THREE recent reports of congenital teratoma of the orbit have been published.1-3 The one by Hoyt and Joe3 included a careful review of the literature, and discussion of theories of the genesis of such teratomas. Ferry found only two cases on file in the Registry of Ophthalmic Pathology.1 The present case is of interest because of the size of the tumor and the variety of its components.
Report of a Case
—A girl, aged 7 days, was born with an enormous globular tumor of the right orbit. The pregnancy was uneventful, and the parents were nonconsanguineous. The tumor did not enlarge during the first week after birth.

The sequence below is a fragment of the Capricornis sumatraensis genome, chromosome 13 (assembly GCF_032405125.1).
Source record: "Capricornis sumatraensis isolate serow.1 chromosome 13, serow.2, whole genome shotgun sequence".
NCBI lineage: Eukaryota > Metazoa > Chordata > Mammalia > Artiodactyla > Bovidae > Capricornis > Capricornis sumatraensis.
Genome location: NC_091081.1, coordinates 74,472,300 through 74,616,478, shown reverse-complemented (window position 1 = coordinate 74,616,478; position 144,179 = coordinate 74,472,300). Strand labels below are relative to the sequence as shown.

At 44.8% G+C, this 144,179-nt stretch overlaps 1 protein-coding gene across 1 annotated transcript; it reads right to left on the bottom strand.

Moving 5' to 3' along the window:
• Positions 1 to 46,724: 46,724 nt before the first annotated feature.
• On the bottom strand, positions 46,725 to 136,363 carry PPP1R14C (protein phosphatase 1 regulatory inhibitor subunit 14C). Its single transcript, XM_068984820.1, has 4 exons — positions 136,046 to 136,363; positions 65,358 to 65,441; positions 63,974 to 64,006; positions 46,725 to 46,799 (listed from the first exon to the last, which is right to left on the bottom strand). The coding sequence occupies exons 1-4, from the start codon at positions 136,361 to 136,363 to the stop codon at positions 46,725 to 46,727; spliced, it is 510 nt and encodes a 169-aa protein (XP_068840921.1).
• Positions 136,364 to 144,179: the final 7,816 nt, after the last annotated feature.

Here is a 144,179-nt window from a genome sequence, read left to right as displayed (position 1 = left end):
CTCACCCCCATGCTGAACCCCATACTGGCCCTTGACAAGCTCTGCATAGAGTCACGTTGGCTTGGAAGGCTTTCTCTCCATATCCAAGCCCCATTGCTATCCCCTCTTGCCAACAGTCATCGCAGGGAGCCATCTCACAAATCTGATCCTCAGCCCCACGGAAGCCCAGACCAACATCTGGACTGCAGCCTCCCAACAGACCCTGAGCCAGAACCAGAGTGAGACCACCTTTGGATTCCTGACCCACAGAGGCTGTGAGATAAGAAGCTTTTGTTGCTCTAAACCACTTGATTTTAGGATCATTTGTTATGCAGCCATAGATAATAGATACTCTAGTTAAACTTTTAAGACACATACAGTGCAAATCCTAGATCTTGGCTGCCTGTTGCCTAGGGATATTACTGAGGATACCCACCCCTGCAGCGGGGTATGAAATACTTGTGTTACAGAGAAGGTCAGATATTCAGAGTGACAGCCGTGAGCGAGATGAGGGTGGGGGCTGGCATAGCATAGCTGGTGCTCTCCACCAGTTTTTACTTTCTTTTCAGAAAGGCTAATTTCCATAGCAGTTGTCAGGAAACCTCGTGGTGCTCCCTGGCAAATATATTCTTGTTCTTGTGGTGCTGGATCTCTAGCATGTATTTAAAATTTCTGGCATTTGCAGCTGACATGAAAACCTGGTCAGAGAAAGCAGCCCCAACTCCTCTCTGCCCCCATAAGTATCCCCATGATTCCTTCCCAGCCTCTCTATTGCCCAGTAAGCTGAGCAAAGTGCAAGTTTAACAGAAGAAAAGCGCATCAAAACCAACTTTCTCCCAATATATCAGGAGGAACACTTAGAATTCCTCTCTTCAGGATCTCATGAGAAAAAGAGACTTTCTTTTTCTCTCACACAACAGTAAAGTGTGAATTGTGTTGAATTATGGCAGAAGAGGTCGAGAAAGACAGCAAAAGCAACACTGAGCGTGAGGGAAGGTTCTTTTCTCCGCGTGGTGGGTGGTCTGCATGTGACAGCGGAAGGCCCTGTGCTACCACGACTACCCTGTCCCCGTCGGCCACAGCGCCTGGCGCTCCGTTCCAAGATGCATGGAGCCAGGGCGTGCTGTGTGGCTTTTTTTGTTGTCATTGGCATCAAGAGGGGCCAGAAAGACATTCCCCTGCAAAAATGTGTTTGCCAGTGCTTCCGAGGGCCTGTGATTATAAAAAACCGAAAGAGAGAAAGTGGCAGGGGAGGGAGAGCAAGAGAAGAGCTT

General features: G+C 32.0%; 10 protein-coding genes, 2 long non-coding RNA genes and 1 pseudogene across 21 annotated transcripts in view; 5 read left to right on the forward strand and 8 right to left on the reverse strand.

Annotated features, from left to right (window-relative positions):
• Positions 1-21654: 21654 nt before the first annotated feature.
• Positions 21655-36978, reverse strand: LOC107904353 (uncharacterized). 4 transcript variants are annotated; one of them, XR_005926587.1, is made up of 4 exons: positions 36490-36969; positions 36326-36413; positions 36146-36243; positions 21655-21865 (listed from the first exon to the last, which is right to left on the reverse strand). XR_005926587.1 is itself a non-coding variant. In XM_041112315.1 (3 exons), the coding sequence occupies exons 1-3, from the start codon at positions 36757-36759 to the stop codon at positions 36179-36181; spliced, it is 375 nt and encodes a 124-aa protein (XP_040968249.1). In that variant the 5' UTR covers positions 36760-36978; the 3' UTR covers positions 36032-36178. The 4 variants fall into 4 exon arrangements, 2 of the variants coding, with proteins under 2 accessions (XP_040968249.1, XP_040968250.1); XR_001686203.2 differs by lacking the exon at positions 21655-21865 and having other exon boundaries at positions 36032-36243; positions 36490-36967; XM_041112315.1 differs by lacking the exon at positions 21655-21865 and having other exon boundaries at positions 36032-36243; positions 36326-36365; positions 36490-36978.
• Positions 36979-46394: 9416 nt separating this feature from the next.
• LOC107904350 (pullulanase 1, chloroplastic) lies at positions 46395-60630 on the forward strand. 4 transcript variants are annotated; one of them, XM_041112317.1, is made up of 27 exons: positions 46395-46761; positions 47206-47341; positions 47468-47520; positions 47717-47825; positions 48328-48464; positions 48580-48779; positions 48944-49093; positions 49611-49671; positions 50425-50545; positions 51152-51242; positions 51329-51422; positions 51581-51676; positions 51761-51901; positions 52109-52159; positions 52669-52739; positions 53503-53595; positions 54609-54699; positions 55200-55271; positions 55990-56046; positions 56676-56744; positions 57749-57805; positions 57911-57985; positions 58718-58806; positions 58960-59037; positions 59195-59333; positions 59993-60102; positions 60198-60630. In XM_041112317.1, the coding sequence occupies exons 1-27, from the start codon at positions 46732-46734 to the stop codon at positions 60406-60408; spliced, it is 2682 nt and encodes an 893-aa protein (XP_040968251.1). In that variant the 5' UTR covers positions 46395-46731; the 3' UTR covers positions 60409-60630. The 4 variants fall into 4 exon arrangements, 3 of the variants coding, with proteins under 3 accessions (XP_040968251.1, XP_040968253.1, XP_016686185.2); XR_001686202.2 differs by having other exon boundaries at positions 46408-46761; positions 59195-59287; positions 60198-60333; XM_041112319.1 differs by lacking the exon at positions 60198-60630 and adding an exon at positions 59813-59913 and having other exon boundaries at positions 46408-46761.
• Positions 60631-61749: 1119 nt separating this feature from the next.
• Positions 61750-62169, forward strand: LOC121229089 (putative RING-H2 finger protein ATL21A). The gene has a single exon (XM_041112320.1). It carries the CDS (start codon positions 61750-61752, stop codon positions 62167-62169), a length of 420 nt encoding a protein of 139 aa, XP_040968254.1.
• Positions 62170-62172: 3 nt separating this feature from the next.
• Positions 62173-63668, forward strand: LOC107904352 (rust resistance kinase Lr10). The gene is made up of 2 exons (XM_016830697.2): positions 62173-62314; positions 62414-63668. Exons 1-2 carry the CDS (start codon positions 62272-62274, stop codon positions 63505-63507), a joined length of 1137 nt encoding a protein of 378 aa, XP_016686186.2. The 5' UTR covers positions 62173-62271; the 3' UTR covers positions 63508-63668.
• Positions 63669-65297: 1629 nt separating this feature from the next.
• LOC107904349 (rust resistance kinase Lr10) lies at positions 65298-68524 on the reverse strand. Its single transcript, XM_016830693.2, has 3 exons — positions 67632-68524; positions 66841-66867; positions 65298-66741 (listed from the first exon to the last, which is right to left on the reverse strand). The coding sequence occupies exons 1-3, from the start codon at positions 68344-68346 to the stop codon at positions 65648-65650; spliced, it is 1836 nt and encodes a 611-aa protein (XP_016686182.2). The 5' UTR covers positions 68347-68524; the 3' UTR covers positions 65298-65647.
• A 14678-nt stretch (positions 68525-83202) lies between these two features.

—The tumor seemed to cover the upper half of the face, and displaced the nose to the left side (Fig 1). It protruded from the orbit through the widely separated eyelids. The surface was skin-like and contained many
Román Casanovas. Congenital Teratoma of the Orbit. Arch Ophthalmol. 1967;77(6):795–797. doi:10.1001/archopht.1967.00980020797016